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Medical team to train Sierra Leone Army

01 February 2017

A British military medical team is heading out to Sierra Leone next month to continue work with the Sierra Leone Armed Forces.

The British short term training team will mentor and train their counterparts. In a practical field exercise they will help to deploy a 36-bed tented hospital facility known as the Rapidly Deployable Isolation and Treatment Facility (RDITF). This facility is already on standby to deal with any future Ebola Cases. During the last deployment of the UK Team this treatment facility was praised by the World Health Organisation and the Centre of Disease Control as “one of the best Ebola facilities in Sierra Leone”.

Thirteen military medics, from a variety of clinical backgrounds, will share their medical experience and knowledge with the joint Republic of Sierra Leone staff made up from the Armed Forces and Ministry of Health and Sanitation. Providing mentoring and refresher training, the Short Term Training Team will leave next month to work with the RDITF during a field exercise close Freetown for up to three weeks.

To make sure the British medics offer the latest advice and are up-to-date in the procedures needed to fight the deadly disease, the military team has been training at the Army Medical Services Training Centre at Towthorpe, York.

“The team will mentor and conduct refresher training with the Republic of Sierra Leone Armed Forces in preparation for the assurance of the RDITF by the World Health Organisation,” said Major Darelle Marston, the team leader.

“This will be a confirmatory exercise that the RDITF is still meeting the standards required in order to contain an infection outbreak.”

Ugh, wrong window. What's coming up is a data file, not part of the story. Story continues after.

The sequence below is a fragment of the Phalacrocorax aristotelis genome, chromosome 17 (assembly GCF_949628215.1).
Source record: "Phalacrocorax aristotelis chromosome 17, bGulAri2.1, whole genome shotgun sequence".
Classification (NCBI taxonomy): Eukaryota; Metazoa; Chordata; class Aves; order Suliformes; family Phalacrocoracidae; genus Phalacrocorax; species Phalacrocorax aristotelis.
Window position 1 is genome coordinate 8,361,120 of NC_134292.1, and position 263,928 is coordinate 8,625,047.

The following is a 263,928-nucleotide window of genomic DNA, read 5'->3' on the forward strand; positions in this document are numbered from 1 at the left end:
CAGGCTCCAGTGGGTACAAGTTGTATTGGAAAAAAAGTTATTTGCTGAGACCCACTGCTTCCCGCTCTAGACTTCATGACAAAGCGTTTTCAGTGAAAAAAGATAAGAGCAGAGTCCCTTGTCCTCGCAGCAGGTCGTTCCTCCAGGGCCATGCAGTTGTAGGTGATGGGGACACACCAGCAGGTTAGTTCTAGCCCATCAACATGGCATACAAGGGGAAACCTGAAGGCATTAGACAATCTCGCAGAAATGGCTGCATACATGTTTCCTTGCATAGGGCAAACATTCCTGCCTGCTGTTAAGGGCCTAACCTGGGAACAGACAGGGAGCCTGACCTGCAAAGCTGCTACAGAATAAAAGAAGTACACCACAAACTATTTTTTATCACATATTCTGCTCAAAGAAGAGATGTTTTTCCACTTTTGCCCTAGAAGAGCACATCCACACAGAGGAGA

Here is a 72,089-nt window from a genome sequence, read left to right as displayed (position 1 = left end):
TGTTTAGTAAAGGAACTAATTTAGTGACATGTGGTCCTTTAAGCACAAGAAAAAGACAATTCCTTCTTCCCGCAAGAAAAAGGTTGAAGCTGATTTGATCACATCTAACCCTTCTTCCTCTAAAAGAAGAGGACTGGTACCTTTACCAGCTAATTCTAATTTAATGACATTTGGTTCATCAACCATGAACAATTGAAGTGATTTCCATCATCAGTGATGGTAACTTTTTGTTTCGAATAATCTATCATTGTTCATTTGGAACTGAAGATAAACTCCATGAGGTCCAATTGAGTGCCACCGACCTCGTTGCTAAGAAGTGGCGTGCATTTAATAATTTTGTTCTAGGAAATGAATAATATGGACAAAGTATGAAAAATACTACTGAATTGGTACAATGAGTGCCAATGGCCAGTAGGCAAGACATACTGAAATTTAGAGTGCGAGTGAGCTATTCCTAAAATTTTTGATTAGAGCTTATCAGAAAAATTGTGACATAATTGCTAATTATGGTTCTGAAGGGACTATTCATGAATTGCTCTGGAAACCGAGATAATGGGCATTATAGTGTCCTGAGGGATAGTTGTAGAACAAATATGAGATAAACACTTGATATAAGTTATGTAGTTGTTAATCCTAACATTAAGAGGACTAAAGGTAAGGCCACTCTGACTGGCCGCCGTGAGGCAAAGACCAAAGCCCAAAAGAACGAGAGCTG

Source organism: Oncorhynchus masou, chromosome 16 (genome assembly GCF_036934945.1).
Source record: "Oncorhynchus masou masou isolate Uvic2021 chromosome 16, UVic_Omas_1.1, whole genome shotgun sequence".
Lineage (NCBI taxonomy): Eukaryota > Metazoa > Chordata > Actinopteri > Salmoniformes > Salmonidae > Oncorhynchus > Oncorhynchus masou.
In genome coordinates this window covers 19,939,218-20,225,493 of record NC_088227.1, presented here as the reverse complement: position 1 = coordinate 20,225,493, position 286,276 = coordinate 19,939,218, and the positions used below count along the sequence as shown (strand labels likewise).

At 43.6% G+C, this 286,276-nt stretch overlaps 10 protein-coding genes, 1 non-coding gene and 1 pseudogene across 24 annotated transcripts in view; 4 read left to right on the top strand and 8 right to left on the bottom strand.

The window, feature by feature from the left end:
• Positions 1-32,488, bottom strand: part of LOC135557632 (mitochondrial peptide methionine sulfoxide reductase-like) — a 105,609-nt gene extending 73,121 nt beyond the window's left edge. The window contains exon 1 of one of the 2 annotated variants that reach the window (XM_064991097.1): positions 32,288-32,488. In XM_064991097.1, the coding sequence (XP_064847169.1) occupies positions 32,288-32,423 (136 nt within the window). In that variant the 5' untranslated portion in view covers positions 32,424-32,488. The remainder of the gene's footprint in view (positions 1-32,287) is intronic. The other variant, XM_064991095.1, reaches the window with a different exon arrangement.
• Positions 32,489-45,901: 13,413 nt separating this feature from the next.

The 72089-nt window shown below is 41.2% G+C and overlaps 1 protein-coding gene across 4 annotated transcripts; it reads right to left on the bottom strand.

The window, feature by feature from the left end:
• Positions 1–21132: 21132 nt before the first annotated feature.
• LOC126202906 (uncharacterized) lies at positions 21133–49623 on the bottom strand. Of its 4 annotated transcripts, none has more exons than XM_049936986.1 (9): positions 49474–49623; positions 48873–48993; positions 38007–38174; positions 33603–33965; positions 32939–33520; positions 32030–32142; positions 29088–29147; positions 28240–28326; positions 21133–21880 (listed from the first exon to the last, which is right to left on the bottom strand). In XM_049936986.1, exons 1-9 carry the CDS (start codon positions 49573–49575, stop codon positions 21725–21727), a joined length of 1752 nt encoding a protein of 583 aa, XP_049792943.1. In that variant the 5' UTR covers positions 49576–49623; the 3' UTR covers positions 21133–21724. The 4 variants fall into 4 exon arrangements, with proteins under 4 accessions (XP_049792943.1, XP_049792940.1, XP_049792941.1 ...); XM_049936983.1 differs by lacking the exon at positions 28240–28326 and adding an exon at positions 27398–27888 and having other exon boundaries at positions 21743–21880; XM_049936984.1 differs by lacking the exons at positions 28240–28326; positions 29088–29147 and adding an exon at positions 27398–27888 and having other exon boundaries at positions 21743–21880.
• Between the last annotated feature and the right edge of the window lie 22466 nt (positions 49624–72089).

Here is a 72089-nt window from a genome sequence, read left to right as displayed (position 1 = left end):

This will be the fourth visit by a Short Term Training Team since the start of the initiative in 2015.

Guiding some of the donning and doffing of the specialist protective clothing during the training is Sergeant Lisa Watson from Wigan, a registered nurse at the Defence Medical Group South in Portsmouth.

“I am looking forward to going out to Sierra Leone,” said Lisa.

“I was trained to go out during the Ebola outbreak but was stood down.

“I think it is good to be able to assist the RDITF in being prepared and share our knowledge and experience from a professional perspective.”

Practicing all the stringent infection control procedures are two new team members, Army Corporal Kerry Mundell from Basildon and RAF Corporal Emily Carr from Southport. Both are nurses, Kerry (26) at the DMG South in Portsmouth and Emily (25) at the DMG North in Catterick.

“It is a great opportunity. I am looking forward to going and helping them as they progress,” said Emily who qualified as a nurse eighteen months ago.

The last Ebola case in Sierra Leone recorded was in January last year, leading to the deployment of the RDITF to ensure it was ready if the outbreak began to spread.

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